About the only thing Homer still needs to qualify for the Tsunami-Ready Community program are a shipment of brochures soon to be printed that will provide information to the general public about tsunamis. They will include appropriate evacuation routes for the Homer area, Painter said.

While parts of downtown Homer, including at least one of its schools, lie low enough to be considered in danger from a tsunami, it is the 4.5-mile-long Homer Spit that is of greatest concern to emergency managers. The finger of land is home to the city's port and harbor and dozens of businesses related to the tourist and fisheries industries. There is but one way off, and evacuation could be difficult, especially during the busy summer months, Painter said.

While Homer's location well inside Kachemak Bay provides some protection, ocean-traveling tsunamis could still cause problems here, Medbery warned.

Of greater concern, however, is a tsunami generated by a local quake or volcano. Homer and the rest of Southcentral Alaska sit on an active tectonic plate boundary subject to frequent quakes and volcanic eruptions.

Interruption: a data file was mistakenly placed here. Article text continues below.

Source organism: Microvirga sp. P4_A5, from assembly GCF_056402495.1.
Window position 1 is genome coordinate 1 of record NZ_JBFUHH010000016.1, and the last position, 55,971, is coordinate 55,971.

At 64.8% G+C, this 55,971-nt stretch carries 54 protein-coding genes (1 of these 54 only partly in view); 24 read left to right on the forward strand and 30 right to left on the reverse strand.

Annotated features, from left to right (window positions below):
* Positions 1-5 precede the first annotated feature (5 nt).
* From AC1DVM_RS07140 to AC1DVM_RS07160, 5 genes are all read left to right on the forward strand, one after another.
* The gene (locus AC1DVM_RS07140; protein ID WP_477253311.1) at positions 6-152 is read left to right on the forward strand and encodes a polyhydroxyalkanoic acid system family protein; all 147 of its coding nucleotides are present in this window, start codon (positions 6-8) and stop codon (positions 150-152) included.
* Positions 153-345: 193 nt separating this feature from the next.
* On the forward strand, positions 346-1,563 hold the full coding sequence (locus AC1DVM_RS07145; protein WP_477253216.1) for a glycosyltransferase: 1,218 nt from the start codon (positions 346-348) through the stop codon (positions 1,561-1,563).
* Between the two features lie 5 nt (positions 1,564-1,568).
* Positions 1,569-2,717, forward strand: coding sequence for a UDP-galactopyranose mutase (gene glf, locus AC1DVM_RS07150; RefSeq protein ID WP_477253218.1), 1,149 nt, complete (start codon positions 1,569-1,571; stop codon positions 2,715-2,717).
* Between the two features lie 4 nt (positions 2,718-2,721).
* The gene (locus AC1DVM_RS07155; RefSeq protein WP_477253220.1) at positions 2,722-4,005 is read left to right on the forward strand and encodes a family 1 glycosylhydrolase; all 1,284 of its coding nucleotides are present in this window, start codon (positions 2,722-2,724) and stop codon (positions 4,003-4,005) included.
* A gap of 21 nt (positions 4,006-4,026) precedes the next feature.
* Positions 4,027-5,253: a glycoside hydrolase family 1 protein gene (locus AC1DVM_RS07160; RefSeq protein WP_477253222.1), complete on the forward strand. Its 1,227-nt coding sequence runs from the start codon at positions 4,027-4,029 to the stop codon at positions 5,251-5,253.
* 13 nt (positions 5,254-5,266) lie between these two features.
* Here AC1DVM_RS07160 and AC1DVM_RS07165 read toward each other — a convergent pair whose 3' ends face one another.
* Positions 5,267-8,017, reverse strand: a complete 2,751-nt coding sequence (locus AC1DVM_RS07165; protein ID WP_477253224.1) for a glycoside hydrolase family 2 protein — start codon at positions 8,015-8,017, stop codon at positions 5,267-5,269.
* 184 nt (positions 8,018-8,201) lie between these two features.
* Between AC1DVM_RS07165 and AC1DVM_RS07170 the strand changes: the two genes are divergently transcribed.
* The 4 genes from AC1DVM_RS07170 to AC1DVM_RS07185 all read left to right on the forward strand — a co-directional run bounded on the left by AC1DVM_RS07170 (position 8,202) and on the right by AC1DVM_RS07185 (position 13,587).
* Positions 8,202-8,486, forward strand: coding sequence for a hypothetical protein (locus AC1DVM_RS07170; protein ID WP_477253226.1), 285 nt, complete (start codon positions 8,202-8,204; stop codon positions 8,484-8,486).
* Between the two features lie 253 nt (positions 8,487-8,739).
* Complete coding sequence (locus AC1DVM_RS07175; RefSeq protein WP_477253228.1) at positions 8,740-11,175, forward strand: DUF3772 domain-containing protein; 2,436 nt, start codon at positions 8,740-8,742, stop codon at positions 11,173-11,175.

Topping the list of potential local dangers to Kachemak Bay communities is Augustine Volcano, an island roughly 70 miles west of the mouth of Kachemak Bay on the far side of Cook Inlet. Augustine is among the most active of a chain of volcanoes along the Alaska Peninsula. It is of the same general type as Mount St. Helens in Washington and prone to the same kind of dramatic events, including collapsing flanks that could send huge landslides into the inlet.

Such a collapse could generate a tsunami aimed right down the throat of Kachemak Bay. Due to the relative shallowness of the inlet, the wave would not propagate as quickly as one in the deep ocean, but it still would reach the Homer Spit in an hour or two, according to studies, Painter said.

-- Hal Spence is a reporter for the Peninsula Clarion.